HRCoder is a replacement for the NSKeyedArchiver and NSKeyedUnarchiver classes. Although the NSKeyedArchiver writes data in the standard Plist format, the structure of the Plist makes it hard to read, and nearly impossible to generate by hand.
The HR stands for Human Readable. HRCoder saves files in a simpler format than NSKeyedArchiver; Standard objects such as strings, dictionaries, arrays, numbers, booleans and binary data are all saved and loaded using the standard Plist primitives, and any other type of object is saved as a simple dictionary, with the addition of a $class key to indicate the object type.
This makes it possible to easily generate HRCoder-compatible Plist files by hand, and then load them using the standard NSCoding protocol. You can also read and manually edit files saved by the HRCoder class without fear of corrupting the file.
The simple dictionary/array-based format used by HRCoding can also be easily stored as JSON, opening up more options for serialisation (NSKeyedArchiver is tied to Plists and cannot easily be used to save as JSON without creating a Plist as an intermediate step).
HRCoder is designed to work with the AutoCoding library (https://github.com/nicklockwood/AutoCoding), which can automatically write the
encodeWithCoder: methods for your classes. Check out the AutoTodoList example to see how this works.
HRCoder is also designed to work hand-in-hand with the BaseModel library (https://github.com/nicklockwood/BaseModel) which forms the basis for building a powerful model hierarchy for your project with minimal effort. Check the HRTodoList example included in the BaseModel repository for an example of how these libraries can work together.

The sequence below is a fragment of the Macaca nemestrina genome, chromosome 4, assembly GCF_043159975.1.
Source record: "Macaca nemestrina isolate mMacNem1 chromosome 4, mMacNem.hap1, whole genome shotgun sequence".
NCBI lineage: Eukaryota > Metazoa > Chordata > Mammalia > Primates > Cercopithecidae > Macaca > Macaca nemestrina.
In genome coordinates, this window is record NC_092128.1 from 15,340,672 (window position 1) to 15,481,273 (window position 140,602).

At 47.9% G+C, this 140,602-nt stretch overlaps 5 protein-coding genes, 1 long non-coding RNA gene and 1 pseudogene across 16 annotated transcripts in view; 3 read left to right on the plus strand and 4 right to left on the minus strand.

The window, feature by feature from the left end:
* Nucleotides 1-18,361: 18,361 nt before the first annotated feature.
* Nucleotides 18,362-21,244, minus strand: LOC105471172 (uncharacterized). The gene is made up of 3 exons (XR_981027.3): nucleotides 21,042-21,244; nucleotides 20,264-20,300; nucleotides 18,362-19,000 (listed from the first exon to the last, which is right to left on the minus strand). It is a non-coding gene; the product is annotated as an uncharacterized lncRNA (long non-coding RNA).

- Supported build target - iOS 7.0 / Mac OS 10.9 (Xcode 5.0, Apple LLVM compiler 5.0)
- Earliest supported deployment target - iOS 5.0 / Mac OS 10.7
- Earliest compatible deployment target - iOS 4.0 / Mac OS 10.6
NOTE: 'Supported' means that the library has been tested with this version. 'Compatible' means that the library should work on this OS version (i.e. it doesn't rely on any unavailable SDK features) but is no longer being tested for compatibility and may require tweaking or bug fixes to run correctly.
As of version 1.3, HRCoder requires ARC. If you wish to use HRCoder in a non-ARC project, just add the -fobjc-arc compiler flag to the HRCoder.m class file. To do this, go to the Build Phases tab in your target settings, open the Compile Sources group, double-click HRCoder.m in the list and type -fobjc-arc into the popover.
If you wish to convert your whole project to ARC, comment out the #error line in HRCoder.m, then run the Edit > Refactor > Convert to Objective-C ARC... tool in Xcode and make sure all files that you wish to use ARC for (including HRCoder.m) are checked.
It is not safe to access a single HRCoder instance from multiple threads concurrently, hower using the HRCoder class methods to encode and decode objects is completely thread-safe.
To use HRCoder, just drag the HRCoder.h and .m files into your project.
@property (nonatomic, assign) HRCoderFormat outputFormat;
This property can be used to set the output format when serialising HRCoded objects. Possible values are
HRCoderFormatBinary. The default value is
HRCoderFormatXML, which produces an XML Plist.
HRCoder implements the following methods, which mirror those of the NSKeyedArchiver and NSKeyedUnarchiver classes.
Constructs an object tree from an encoded Plist or JSON object and returns it. The plistOrJSON parameter can be any object that is natively supported by the Plist or JSON formats. This would typically be a container object such as an NSDictionary or NSArray. If any other kind of object is supplied it will be returned without modification.
Note that this object need not actually be loaded from a Plist or JSON file you can create such an object programmatically.
+ (id)unarchiveObjectWithData:(NSData *)data;
Loads a serialised plist from an NSData object and returns an unarchived object tree by calling
unarchiveObjectWithPlist: on the root object in the file. Supports text, JSON, XML or binary-formatted data. Data is deserialised using mutable containers to ensure that mutability of encoded arrays and dictionaries is preserved. If you'd prefer immutable objects, load the object yourself directly using the
+ (id)unarchiveObjectWithFile:(NSString *)path;